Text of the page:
All in all, I felt very satisfied with how the race went. Considering that yesterday’s race was 5 miles and 1.5 hours longer than any of the runs I’ve done in the past couple of months, I really could not have asked for a better performance. Moreover, I’m happy with the improvements in my mental game and not dwelling on negative thoughts. My only critique is that I could’ve pushed myself more in the last 2 miles of the race and gained even more mental strength. Something to work on in the future!
time: 3:44:10 (12:11/mile)
11/22 AG, 32/59 F, 75/116 overall
About the race:
- Organizers: Inside Trail Racing
- Cost: 10K: $35 / Half: $45 / 30K: $55 / 50K: $65. The race sold out during the week; no race day registration was offered.
- Course: A few tough climbs, but generally pretty runnable as far as trail races go. Most of the race was on dirt trail. The first and last sections were paved, and there was a short gravel section after the first aid station.
- Course marking: Excellent! There weren’t any questionable turns the entire course, which was really nice. The only dubious marking that I might have to contest is the “1 mile to go” sign place before the dam. I’m pretty sure that it’s about 1.5 miles from the dam to the marina.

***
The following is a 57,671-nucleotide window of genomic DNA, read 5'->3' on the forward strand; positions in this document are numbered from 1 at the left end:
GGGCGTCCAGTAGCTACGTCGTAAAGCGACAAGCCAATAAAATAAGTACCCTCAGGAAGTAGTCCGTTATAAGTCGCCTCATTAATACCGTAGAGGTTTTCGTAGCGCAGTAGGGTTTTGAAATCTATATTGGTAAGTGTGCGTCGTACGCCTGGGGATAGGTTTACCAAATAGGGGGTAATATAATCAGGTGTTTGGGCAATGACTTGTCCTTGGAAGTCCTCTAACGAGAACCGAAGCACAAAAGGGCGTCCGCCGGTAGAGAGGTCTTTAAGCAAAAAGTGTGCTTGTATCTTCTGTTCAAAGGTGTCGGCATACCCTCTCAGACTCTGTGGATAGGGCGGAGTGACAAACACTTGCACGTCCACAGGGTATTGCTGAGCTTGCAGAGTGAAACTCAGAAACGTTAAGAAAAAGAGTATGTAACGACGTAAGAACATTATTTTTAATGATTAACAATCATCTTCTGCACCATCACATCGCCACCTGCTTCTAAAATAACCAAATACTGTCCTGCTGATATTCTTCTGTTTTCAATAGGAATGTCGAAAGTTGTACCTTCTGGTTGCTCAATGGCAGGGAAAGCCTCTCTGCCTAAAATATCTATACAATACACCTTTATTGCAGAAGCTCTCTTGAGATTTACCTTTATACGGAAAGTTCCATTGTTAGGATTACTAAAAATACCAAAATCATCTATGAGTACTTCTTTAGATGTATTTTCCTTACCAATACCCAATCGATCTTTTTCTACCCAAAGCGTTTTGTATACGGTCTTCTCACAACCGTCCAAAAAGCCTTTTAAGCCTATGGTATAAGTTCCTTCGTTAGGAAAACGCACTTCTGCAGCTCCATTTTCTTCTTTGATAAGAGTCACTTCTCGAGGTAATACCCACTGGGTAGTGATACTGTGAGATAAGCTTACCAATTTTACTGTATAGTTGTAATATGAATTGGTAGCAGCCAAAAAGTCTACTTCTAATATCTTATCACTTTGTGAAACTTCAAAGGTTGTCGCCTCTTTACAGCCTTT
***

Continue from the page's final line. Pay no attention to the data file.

- Parking: Large paid lot in the park ($5). Free parking along Lake Chabot Road, which was getting full by 7:45 (45 min before the race).
- Aid stations: 3 for the 30K, offering water, Tailwind Nutrition sports drink, Clif products, and a large variety of salty and sweet snacks.
- Bathrooms: Brick-and-mortar flushing toilets near the marina, and 3 additional porta-potties brought in by ITR. There were also wooden outhouses spread out in the park (more along the East and West Shore Trails). There were a number of outhouses by the Two Rocks aid station, and a toilet after the Grass Valley bathroom (about 50′ off the trail to the left).
- Swag: I opted out of the t-shirt to save $5. Every finisher got a medal, while 50K finishers also got pint glasses. Age group winners received an additional medal, and the top 3 overall winners in each distance got a beer stein.